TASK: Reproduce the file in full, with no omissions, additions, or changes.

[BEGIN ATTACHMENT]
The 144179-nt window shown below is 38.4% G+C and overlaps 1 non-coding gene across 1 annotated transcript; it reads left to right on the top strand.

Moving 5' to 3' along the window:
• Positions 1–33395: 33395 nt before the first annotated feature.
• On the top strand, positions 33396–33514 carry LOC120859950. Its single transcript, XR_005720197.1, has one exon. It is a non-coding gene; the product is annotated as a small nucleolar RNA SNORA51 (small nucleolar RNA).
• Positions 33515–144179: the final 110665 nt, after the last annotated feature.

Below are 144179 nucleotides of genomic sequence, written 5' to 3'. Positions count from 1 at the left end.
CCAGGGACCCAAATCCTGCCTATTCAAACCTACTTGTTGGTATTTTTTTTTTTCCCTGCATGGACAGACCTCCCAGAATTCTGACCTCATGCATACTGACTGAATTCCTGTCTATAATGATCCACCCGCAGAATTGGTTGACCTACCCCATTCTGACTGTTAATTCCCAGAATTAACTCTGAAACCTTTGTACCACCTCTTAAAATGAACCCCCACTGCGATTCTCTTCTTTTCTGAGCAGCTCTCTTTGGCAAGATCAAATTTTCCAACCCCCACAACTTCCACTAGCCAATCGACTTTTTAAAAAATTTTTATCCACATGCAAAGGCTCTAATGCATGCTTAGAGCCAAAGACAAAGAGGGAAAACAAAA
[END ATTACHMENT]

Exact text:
The 144179-nt window shown below is 38.4% G+C and overlaps 1 non-coding gene across 1 annotated transcript; it reads left to right on the top strand.

Moving 5' to 3' along the window:
• Positions 1–33395: 33395 nt before the first annotated feature.
• On the top strand, positions 33396–33514 carry LOC120859950. Its single transcript, XR_005720197.1, has one exon. It is a non-coding gene; the product is annotated as a small nucleolar RNA SNORA51 (small nucleolar RNA).
• Positions 33515–144179: the final 110665 nt, after the last annotated feature.

Below are 144179 nucleotides of genomic sequence, written 5' to 3'. Positions count from 1 at the left end.
CCAGGGACCCAAATCCTGCCTATTCAAACCTACTTGTTGGTATTTTTTTTTTTCCCTGCATGGACAGACCTCCCAGAATTCTGACCTCATGCATACTGACTGAATTCCTGTCTATAATGATCCACCCGCAGAATTGGTTGACCTACCCCATTCTGACTGTTAATTCCCAGAATTAACTCTGAAACCTTTGTACCACCTCTTAAAATGAACCCCCACTGCGATTCTCTTCTTTTCTGAGCAGCTCTCTTTGGCAAGATCAAATTTTCCAACCCCCACAACTTCCACTAGCCAATCGACTTTTTAAAAAATTTTTATCCACATGCAAAGGCTCTAATGCATGCTTAGAGCCAAAGACAAAGAGGGAAAACAAAA